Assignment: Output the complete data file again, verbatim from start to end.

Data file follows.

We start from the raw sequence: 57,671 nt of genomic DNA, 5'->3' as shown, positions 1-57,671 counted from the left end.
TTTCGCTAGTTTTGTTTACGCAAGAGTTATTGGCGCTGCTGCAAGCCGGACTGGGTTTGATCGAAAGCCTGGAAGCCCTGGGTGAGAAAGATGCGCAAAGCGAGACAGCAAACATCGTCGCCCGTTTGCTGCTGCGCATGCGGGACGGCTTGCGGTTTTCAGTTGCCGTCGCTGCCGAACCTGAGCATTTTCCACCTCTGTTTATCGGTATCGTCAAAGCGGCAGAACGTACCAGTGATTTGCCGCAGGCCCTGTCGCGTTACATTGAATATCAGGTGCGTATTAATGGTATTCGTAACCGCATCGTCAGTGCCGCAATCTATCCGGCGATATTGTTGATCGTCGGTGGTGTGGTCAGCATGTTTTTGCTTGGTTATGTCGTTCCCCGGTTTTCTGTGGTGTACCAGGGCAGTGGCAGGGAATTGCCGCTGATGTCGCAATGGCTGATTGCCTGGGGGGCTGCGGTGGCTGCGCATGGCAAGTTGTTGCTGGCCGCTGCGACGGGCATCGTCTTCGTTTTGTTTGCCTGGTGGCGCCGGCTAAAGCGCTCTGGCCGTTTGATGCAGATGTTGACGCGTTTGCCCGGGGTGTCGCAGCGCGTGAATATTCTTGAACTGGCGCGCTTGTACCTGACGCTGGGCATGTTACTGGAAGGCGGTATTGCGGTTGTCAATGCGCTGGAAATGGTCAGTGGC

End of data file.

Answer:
We start from the raw sequence: 57,671 nt of genomic DNA, 5'->3' as shown, positions 1-57,671 counted from the left end.
TTTCGCTAGTTTTGTTTACGCAAGAGTTATTGGCGCTGCTGCAAGCCGGACTGGGTTTGATCGAAAGCCTGGAAGCCCTGGGTGAGAAAGATGCGCAAAGCGAGACAGCAAACATCGTCGCCCGTTTGCTGCTGCGCATGCGGGACGGCTTGCGGTTTTCAGTTGCCGTCGCTGCCGAACCTGAGCATTTTCCACCTCTGTTTATCGGTATCGTCAAAGCGGCAGAACGTACCAGTGATTTGCCGCAGGCCCTGTCGCGTTACATTGAATATCAGGTGCGTATTAATGGTATTCGTAACCGCATCGTCAGTGCCGCAATCTATCCGGCGATATTGTTGATCGTCGGTGGTGTGGTCAGCATGTTTTTGCTTGGTTATGTCGTTCCCCGGTTTTCTGTGGTGTACCAGGGCAGTGGCAGGGAATTGCCGCTGATGTCGCAATGGCTGATTGCCTGGGGGGCTGCGGTGGCTGCGCATGGCAAGTTGTTGCTGGCCGCTGCGACGGGCATCGTCTTCGTTTTGTTTGCCTGGTGGCGCCGGCTAAAGCGCTCTGGCCGTTTGATGCAGATGTTGACGCGTTTGCCCGGGGTGTCGCAGCGCGTGAATATTCTTGAACTGGCGCGCTTGTACCTGACGCTGGGCATGTTACTGGAAGGCGGTATTGCGGTTGTCAATGCGCTGGAAATGGTCAGTGGC